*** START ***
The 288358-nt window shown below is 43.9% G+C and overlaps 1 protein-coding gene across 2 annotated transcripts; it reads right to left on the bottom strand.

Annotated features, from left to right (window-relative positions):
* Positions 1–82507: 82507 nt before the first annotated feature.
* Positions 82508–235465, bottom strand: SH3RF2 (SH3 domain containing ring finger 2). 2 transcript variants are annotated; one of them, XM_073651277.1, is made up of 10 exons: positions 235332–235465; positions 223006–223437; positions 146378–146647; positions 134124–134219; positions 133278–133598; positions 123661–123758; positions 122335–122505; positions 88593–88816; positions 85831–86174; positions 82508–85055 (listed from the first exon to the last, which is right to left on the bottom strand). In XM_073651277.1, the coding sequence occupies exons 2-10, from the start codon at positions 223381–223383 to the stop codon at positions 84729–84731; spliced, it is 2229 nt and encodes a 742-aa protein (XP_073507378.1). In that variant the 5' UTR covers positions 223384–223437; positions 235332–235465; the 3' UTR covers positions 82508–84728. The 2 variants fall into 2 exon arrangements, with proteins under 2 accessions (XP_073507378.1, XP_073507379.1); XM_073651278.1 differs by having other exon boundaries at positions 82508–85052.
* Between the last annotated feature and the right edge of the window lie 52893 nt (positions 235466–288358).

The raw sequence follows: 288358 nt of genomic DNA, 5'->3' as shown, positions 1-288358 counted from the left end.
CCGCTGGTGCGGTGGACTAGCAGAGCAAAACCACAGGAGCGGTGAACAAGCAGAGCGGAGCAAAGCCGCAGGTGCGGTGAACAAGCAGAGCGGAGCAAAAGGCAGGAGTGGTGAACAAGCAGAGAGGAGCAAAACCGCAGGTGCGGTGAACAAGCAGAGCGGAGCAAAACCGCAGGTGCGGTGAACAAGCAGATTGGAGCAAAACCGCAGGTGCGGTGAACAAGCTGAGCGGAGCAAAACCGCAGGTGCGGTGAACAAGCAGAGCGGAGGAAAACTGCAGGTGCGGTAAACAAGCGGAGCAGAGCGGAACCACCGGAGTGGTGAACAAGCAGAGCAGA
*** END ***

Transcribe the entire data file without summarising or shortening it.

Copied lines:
The 288358-nt window shown below is 43.9% G+C and overlaps 1 protein-coding gene across 2 annotated transcripts; it reads right to left on the bottom strand.

Annotated features, from left to right (window-relative positions):
* Positions 1–82507: 82507 nt before the first annotated feature.
* Positions 82508–235465, bottom strand: SH3RF2 (SH3 domain containing ring finger 2). 2 transcript variants are annotated; one of them, XM_073651277.1, is made up of 10 exons: positions 235332–235465; positions 223006–223437; positions 146378–146647; positions 134124–134219; positions 133278–133598; positions 123661–123758; positions 122335–122505; positions 88593–88816; positions 85831–86174; positions 82508–85055 (listed from the first exon to the last, which is right to left on the bottom strand). In XM_073651277.1, the coding sequence occupies exons 2-10, from the start codon at positions 223381–223383 to the stop codon at positions 84729–84731; spliced, it is 2229 nt and encodes a 742-aa protein (XP_073507378.1). In that variant the 5' UTR covers positions 223384–223437; positions 235332–235465; the 3' UTR covers positions 82508–84728. The 2 variants fall into 2 exon arrangements, with proteins under 2 accessions (XP_073507378.1, XP_073507379.1); XM_073651278.1 differs by having other exon boundaries at positions 82508–85052.
* Between the last annotated feature and the right edge of the window lie 52893 nt (positions 235466–288358).

The raw sequence follows: 288358 nt of genomic DNA, 5'->3' as shown, positions 1-288358 counted from the left end.
CCGCTGGTGCGGTGGACTAGCAGAGCAAAACCACAGGAGCGGTGAACAAGCAGAGCGGAGCAAAGCCGCAGGTGCGGTGAACAAGCAGAGCGGAGCAAAAGGCAGGAGTGGTGAACAAGCAGAGAGGAGCAAAACCGCAGGTGCGGTGAACAAGCAGAGCGGAGCAAAACCGCAGGTGCGGTGAACAAGCAGATTGGAGCAAAACCGCAGGTGCGGTGAACAAGCTGAGCGGAGCAAAACCGCAGGTGCGGTGAACAAGCAGAGCGGAGGAAAACTGCAGGTGCGGTAAACAAGCGGAGCAGAGCGGAACCACCGGAGTGGTGAACAAGCAGAGCAGA